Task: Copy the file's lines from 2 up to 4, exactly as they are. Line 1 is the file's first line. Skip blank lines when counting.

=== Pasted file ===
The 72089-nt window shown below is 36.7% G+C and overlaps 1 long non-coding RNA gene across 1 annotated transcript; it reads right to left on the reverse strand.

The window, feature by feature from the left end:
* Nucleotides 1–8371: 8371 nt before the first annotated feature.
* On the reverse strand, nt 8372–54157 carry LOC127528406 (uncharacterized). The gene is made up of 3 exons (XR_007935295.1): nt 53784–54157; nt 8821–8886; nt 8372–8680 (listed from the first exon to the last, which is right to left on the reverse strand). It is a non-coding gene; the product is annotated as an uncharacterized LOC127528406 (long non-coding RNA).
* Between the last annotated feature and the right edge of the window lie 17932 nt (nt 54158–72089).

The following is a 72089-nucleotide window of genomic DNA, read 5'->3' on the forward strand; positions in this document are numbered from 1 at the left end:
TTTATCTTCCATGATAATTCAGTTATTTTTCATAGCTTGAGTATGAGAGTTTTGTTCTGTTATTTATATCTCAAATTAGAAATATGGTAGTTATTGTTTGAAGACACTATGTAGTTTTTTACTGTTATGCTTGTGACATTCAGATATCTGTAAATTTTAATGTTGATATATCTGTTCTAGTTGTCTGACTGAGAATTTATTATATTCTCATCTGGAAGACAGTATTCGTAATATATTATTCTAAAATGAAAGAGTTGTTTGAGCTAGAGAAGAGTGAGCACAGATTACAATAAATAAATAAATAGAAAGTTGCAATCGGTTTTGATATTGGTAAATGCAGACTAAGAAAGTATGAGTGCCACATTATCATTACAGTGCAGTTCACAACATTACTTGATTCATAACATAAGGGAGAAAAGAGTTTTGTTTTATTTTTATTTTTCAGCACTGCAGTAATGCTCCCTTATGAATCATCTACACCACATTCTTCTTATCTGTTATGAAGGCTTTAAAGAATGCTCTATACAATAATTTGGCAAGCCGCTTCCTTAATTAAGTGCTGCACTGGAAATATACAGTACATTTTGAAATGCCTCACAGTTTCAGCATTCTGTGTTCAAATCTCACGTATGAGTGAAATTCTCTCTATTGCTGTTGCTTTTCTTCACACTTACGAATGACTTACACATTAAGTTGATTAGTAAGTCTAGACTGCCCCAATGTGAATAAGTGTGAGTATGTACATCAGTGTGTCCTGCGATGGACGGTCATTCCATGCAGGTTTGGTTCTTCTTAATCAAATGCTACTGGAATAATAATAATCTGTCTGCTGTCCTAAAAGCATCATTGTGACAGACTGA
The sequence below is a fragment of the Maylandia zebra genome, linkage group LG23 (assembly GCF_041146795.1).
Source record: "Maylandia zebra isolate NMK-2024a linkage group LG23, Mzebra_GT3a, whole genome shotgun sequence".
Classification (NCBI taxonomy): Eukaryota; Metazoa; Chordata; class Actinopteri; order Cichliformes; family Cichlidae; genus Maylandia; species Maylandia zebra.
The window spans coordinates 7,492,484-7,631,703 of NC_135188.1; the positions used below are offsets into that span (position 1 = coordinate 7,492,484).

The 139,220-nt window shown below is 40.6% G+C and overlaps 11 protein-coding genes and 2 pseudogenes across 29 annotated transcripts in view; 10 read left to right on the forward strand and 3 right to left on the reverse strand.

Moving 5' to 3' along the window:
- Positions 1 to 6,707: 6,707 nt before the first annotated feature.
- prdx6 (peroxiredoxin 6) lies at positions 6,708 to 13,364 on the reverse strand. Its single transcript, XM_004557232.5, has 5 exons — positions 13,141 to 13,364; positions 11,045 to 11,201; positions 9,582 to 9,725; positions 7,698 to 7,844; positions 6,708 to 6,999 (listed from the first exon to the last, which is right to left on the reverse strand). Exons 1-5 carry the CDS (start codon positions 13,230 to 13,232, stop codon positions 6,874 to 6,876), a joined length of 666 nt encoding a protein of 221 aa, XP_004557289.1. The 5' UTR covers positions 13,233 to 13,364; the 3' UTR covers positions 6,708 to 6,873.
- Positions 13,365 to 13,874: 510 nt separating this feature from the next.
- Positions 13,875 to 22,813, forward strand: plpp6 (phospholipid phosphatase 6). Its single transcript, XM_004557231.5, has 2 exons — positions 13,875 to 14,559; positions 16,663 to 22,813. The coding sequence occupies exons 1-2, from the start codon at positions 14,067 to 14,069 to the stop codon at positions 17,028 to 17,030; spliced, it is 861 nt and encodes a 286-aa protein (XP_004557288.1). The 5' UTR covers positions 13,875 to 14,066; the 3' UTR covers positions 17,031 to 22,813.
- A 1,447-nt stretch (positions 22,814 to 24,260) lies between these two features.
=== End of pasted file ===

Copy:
The window, feature by feature from the left end:
* Nucleotides 1–8371: 8371 nt before the first annotated feature.
* On the reverse strand, nt 8372–54157 carry LOC127528406 (uncharacterized). The gene is made up of 3 exons (XR_007935295.1): nt 53784–54157; nt 8821–8886; nt 8372–8680 (listed from the first exon to the last, which is right to left on the reverse strand). It is a non-coding gene; the product is annotated as an uncharacterized LOC127528406 (long non-coding RNA).